Madrid awoke Saturday to its first day under a partial lockdown, with police controlling travel in and out of the Spanish capital that has become Europe’s biggest hot spot for the second wave of the coronavirus.
The two-week ban imposed by Spain’s national government on reluctant regional officials started Friday night at 8pm GMT.
The measures prohibit all nonessential trips in and out of the capital and nine of its suburbs _ affecting around 4.8 million people. Restaurants must close at 11 p.m. and shops at 10 p.m., and reduce occupancy to 50% of their capacity.
Spain’s Socialist prime minister, Pedro Sanchez, said the steps were “critical” to stop a surging caseload and prevent a repeat of the horrific scenes of March and April that saw hospitals overrun with dying patients.
Malaysian government blames migrants for spike in Covid cases
Malaysia will not re-impose widespread coronavirus restrictions on travel despite a recent spike in infections, which a government minister said was partly caused by migrants from neighbouring countries.
Malaysia imposed a nationwide lockdown in March but has been gradually lifting the curbs, though authorities have warned that they could be reinstated if daily increases in infections reached triple-digits.
The Southeast Asian country has seen a steady climb in cases in the past week and on Friday reported 287 new infections, the highes t daily rise since it began tracking the pandemic.
Donald Trump’s ‘antibody cocktail’ to be rolled out in 40 UK hospitals
Donald Trump is taking an ‘antibody cocktail’ that is set to be rolled out to coronavirus patients in 40 hospitals in the UK next week.
The cocktail, called REGN-COV2, is made by the pharmaceutical company Regeneron, which previously developed a similar antibody drug against Ebola.
Peter Horby, professor of emerging infectious diseases at Oxford University and co-chief investigator of the RECOVERY trial, which is now testing the cocktail, said it going to be made available to dozens of UK hospitals.
“We have it in the RECOVERY trial in the UK – we started that over last weekend. It’s currently available in about three hospitals in the North. We’ll be rolling it out next week to another 30 or 40 hospitals,” Professor Horby told BBC Radio 4’s Today programme.
Phoebe Southworth has the full story here
Inside Donald Trump’s Covid-19 hospital
The interior of the Walter Reed Hospital, where Donald Trump has been admitted after contracting Covid-19 is revealed below.
South Korea police set up ‘bus walls’ to prevent protests amid Covid-19 concerns
South Korean police has mobilised hundreds of buses to head off any political rallies in the capital, Seoul, with authorities determined to prevent another cluster of Covid-19 cases emerging from a protest.
The spread of the virus has slowed in recent weeks but the government has banned more than 100 demonstrations planned for Saturday’s National Foundation Day, warning of strict punishment for any illegal protest.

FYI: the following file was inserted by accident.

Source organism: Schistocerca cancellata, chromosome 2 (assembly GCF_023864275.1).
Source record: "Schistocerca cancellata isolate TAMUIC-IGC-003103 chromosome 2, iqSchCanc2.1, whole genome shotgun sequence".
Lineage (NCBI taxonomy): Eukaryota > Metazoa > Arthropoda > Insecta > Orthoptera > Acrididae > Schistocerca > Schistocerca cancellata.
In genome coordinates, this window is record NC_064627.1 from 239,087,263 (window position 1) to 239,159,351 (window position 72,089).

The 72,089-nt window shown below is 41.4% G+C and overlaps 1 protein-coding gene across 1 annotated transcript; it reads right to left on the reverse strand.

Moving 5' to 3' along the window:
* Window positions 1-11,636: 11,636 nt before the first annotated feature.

Police parked buses along main avenues and around a central Seoul square to seal them off. They also set up some 90 checkpoints to prevent vehicl es bringing protesters while the subway did not stop at several stations at protest venues
What is Regeneron’s ‘antibody cocktail’? The experimental Covid-19 drug taken by Trump
The antibody cocktail taken by Donald Trump is an experimental therapy that uses two or more lab-engineered antibodies that is believed to reduce levels of the coronavirus and improve a patient’s symptoms.
Mr Trump was given the drug before being taken to hospital on Friday after experiencing symptoms of Covid-19.
The antibody cocktail, produced by US biotechnology company Regeneron, is still undergoing clinical trials and has not received any form of regulatory approval.
Rozina Sabur has the full story here
Was the Rose Garden meeting a super spreader event?
Speculation is growing after numerous people in attendance at a Rose Garden ceremony hosted by the president tested positive for coronavirus, including Donald Trump himself.
Over 200 people attended the event on September 25, the majority sans face mask.
CBS journalist Norah O’Donnell shared a closeup photograph of the ceremony’s attendees on Twitter.
At least seven of those present for the announcement of Amy Coney Barrett as supreme court nominee are now self isolating.
On Friday, the president’s former counsellor Kellyanne Conway revealed she had tested positive and had “mild” symptoms, whilst two Republican senators, Thom Tillis and Mike Lee, also announced they had tested positive.
Russia: New Covid-19 cases reach 10,000
Russia reported 9,859 new coronavirus cases on Saturday, the highest number of daily infections since May 15, when the outbreak was at its peak.
The country’s coronavirus crisis centre said that 174 coronavirus deaths had been confirmed in the last 24 hours, which took the official national death toll to 21,251.
‘Worried we might lose him,’ says Dominic Raab on PM’s bout with Covid-19
Foreign minister Dominic Raab said he worried for Boris Johnson’s life when the prime minister was hospitalised with Covid-19 in April.
Mr Raab stood in for Johnson for almost a month while the prime minister recovered.
The Prime Minister first became ill with the coronavirus in late March and ended up in intensive care at one point.
“I really worried we might lose him and I was worried for Carrie pregnant with baby Wilf,” Raab is due to say at the virtual Conservative Party conference later on today, the Times reported.
Johnson’s fiancée Carrie Symonds was pregnant with their son at the time.
Trump said he wasn’t concerned about catching Covid in new audio
In a newly revealed audio recording from an interview between American investigative journalist Bob Woodward and Donald Trump on April 13, the president said he was not concerned about catching Covid-19.
In a recording obtained by CNN, Trump admitted to Woodward the virus is a “plague” that “rips you apart”.